Andrea M. Alonso and Kevin G. Faley
*Originally published in the
New York Law Journal
February 1, 2010

In an action brought in New York state to recover damages for a person's death, there are two separate and distinct causes of action: survivorship and wrongful death. The survivorship cause of action belongs to the estate for the decedent's pain and suffering prior to death. The wrongful death cause of action belongs to those distributees who have suffered pecuniary loss by reason of death. Distributees are determined strictly by statute.

Because of this dichotomy, there may be more than one plaintiff in a death case as well as separate statutes of limitations for each cause of action. In order to properly address a death case, an attorney must keep in mind that there are two separate and distinct causes of action--survivorship and wrongful death--and each action should be treated and evaluated independently of the other.

Statute of Limitations

The statute of limitations in a death case differs depending on the cause of action asserted. The statute of limitations for a survivorship cause of action (pre-death pain and suffering) is three years from the date of accident or one year from the date of death, whichever is longer. However, in accordance with Section 5-4.2 of the Estates, Powers and Trusts Law (EPTL), the statute of limitations on a wrongful death claim (pecuniary loss) is two years, measured from the date of death. There are, of course, exceptions to this rule.

When a criminal proceeding is brought against the wrongful death defendant, the decedent's personal representative shall have at least one year from the termination of the criminal proceeding to commence an action, even if the statute of limitations has expired.1 This is intended to unburden the personal representative from participating in two separate legal proceedings. It also enables the personal representative to use the criminal judgment of conviction as collateral estoppel on certain issues in the civil case.

Where the decedent's only distributee is a minor, the limitations period is tolled until a guardian is appointed or the distributee has reached majority, whichever occurs first. Prior to instituting a wrongful death case, an administrator of the estate must be appointed through Probate Court.

Survivorship Action

A survivorship action is brought by the decedent's estate to compensate for pre-death pain and suffering. Unlike a wrongful death claim, where the settlement or award passes by statute, a survivorship claim is distributed pursuant to a will. (However, if the decedent dies intestate, then the survivorship claim is distributed by intestate statute).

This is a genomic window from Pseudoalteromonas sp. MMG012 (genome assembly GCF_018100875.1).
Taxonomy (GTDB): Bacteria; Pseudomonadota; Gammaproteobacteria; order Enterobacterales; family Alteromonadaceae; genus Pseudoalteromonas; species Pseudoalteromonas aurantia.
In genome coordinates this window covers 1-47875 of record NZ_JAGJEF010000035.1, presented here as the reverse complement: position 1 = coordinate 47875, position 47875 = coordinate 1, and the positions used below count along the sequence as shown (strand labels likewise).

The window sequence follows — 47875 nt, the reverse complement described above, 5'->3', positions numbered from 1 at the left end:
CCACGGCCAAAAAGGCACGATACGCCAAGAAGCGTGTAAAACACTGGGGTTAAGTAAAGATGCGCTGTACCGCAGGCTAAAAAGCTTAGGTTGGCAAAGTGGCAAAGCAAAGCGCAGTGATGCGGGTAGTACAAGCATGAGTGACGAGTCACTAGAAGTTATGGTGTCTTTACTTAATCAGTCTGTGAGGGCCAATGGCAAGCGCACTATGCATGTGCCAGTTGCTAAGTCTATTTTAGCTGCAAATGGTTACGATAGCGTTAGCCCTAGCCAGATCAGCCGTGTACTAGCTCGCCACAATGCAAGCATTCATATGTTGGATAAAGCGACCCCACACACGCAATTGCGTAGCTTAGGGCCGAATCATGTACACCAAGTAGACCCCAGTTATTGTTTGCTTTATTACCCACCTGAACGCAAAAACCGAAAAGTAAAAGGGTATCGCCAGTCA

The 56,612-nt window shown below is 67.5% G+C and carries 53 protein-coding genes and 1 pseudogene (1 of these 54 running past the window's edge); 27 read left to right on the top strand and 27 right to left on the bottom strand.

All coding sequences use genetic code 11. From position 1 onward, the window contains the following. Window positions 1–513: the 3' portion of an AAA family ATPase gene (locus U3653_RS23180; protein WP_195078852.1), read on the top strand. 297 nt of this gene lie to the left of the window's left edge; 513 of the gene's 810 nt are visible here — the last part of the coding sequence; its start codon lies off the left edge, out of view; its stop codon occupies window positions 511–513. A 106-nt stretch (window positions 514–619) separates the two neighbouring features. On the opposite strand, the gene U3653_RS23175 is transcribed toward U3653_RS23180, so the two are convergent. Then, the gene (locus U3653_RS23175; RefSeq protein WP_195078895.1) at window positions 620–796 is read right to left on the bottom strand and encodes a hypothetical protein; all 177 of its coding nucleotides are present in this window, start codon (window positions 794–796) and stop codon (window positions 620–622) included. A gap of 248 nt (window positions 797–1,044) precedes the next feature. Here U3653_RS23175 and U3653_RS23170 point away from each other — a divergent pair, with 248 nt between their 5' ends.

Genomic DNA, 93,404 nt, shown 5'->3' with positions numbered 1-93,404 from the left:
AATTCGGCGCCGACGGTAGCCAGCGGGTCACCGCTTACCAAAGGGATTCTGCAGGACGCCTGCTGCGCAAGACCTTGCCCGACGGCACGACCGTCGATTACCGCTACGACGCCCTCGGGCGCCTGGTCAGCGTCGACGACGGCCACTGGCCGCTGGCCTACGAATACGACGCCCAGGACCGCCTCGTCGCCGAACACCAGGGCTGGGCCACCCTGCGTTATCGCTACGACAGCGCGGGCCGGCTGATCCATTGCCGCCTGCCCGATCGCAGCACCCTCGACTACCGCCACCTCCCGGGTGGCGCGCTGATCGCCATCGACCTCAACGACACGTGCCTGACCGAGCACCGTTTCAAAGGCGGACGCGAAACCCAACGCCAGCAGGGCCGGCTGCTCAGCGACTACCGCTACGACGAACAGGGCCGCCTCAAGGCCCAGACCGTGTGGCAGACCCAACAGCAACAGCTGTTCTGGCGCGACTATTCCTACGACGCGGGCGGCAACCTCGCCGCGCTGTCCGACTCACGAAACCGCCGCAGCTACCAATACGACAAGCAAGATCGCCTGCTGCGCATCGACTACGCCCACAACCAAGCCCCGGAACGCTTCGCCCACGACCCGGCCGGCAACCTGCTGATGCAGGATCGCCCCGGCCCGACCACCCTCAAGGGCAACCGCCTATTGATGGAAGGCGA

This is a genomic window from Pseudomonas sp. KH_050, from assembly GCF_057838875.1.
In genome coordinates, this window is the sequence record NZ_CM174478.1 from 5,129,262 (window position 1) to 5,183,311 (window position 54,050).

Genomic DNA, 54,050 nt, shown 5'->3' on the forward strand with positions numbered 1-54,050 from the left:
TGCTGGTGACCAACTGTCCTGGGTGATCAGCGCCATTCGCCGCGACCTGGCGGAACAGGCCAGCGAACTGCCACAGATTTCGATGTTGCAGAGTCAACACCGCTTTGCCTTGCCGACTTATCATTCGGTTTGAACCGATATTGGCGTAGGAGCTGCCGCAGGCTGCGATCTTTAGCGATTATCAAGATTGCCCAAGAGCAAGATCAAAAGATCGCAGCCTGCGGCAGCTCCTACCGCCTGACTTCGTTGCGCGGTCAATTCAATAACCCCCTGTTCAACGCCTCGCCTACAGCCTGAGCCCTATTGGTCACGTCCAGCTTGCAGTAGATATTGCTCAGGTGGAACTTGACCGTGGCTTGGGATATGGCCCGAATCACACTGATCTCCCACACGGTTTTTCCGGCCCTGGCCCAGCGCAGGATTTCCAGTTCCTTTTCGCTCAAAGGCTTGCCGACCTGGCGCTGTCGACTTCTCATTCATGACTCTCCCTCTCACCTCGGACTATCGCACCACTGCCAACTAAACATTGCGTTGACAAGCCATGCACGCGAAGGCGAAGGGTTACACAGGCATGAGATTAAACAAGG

In order for a plaintiff to sustain a survivorship claim for pre-death pain and suffering, there must be evidence that the decedent experienced "cognitive awareness."2 Cognitive awareness means that decedent was conscious after the occurrence.3 Conscious pain and suffering may be evinced by decedent "moaning and groaning like he was in pain."4

An award for conscious pain and suffering may be made where decedent screamed after the occurrence and was conscious during painful treatment attempts.5 However, mere movement of head, jaw and leg without any manifestation of pain is insufficient.6

The courts have also recognized the injured person's "pre-impact terror" as an element of conscious pain and suffering. There must be evidence that a decedent was aware of his/her own impending death in order for "pre-impact terror" to exist.7 For instance, in Lang v. Bouju, the driver of a motorcycle applied his brakes, indicating that he had seen defendant's truck and was aware of the likelihood of a serious collision.8 Likewise, in Boston v. Dunham, testimony that the deceased had a "surprised look" on his face immediately prior to impact was sufficient to support a recovery for pre-impactterror.9

The elements to be considered in determining the conscious pain award when the interval between injury and death is short are the degree of consciousness, severity of pain, apprehension of impending death and the duration of suffering.